Citizens in San Mateo County's rural midcoast are pushing back against Plan Bay Area, a state-mandated effort to figure out where the region's growing population will live — and they're not alone.
Organizations and community activists throughout the Bay Area are faulting the plan, which intends to reduce greenhouse-gas emissions by creating incentives for transit-oriented development. A number of environmental groups have joined the fray, and even Occupy and Tea Party activists have found common cause in opposing the ambitious project, which reaches an important milestone Friday with the unveiling of a new land-use vision.
The complaints are as diverse as the people issuing them. They include concerns about a lack of transparency and community engagement on the part of the Association of Bay Area Governments and the Metropolitan Transportation Commission, the organizations implementing the plan. There is also criticism of the agencies' economic and demographic forecasts and questions about whether the plan will achieve its emissions-reduction goals.
Plan Bay Area stems from SB 375, a 2008 bill that requires each of the state's metropolitan areas to craft a Sustainable Communities Strategy mapping out where new housing will be built to accommodate population growth through 2040. ABAG and the MTC on Friday will release a draft of the plan that incorporates a year's worth of feedback from local governments.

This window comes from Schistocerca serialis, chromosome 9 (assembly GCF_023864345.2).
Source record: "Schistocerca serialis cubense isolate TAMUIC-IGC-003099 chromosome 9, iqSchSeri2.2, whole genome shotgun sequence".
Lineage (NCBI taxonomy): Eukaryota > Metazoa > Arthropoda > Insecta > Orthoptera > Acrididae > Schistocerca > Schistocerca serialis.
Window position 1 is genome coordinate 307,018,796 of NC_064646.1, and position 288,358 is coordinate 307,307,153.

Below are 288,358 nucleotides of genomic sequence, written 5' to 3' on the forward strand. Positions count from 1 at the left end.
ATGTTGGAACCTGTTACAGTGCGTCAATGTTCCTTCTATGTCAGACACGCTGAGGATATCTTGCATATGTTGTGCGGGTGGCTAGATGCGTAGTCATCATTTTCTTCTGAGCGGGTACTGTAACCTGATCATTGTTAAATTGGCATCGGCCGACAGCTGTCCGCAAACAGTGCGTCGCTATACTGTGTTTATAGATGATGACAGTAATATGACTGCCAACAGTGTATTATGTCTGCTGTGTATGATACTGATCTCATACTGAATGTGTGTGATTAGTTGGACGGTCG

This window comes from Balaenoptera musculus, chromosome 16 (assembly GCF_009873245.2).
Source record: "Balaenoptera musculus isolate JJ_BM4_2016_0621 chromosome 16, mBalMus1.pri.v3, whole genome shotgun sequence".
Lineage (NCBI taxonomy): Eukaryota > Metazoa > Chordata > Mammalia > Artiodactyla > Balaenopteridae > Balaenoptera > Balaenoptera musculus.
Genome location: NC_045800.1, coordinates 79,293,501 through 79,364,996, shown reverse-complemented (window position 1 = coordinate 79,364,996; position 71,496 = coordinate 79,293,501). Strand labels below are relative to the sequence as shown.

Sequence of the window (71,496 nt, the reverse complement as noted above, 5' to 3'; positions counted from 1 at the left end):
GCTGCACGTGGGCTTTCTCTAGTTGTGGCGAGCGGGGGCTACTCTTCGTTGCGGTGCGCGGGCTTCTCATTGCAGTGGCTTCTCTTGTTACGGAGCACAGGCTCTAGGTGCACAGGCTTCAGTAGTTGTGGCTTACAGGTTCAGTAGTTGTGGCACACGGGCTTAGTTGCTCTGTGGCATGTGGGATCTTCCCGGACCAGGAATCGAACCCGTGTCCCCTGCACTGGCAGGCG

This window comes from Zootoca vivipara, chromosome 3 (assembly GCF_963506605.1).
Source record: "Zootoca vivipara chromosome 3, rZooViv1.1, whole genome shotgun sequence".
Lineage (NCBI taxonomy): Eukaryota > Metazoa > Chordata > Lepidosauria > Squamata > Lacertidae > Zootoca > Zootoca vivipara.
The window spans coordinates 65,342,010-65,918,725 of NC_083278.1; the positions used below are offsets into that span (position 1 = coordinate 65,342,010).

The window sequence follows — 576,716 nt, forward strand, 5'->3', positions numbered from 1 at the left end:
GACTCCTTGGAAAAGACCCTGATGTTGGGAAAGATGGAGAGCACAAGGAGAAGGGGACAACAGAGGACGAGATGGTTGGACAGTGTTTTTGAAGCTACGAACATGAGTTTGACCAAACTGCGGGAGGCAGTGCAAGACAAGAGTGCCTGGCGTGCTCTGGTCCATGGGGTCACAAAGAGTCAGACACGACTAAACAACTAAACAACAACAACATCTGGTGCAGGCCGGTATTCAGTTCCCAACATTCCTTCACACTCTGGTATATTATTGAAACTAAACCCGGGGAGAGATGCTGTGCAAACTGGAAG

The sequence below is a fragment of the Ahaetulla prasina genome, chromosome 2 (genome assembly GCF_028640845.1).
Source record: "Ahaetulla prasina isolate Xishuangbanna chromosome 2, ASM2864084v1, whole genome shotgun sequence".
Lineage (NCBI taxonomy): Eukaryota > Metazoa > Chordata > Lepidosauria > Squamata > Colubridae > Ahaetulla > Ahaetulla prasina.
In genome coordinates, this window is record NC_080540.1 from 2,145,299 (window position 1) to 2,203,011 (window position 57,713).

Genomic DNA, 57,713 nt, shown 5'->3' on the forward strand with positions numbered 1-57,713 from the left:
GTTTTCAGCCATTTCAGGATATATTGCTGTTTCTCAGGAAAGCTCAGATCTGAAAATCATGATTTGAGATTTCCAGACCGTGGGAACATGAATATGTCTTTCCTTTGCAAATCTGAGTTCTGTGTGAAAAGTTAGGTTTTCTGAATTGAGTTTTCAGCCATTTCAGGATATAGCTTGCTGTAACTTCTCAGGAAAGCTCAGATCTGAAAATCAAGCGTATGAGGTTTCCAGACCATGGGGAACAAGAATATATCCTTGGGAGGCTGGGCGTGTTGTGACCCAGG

On the midcoast, local leaders are worried about San Mateo County's application to designate the unincorporated communities of Miramar, El Granada, Princeton, Moss Beach and Montara as a priority development area. That would make the stretch of coast eligible for some of $250 million under the One Bay Area Grant program, a proposed system of distributing federal transportation money. Opponents say the remote area is wholly unsuited for the kind of urban-infill, transit-oriented development envisioned in Plan Bay Area. Their skepticism is shared by the Greenbelt Alliance, Committee for Green Foothills and all three Bay Area chapters of the Sierra Club.
"It just doesn't make sense to put a priority development area in our community," said midcoast community organizer Sabrina Brennan. "We don't have the jobs, infrastructure and transit to support it. We're like a tourism area with farming and fishing."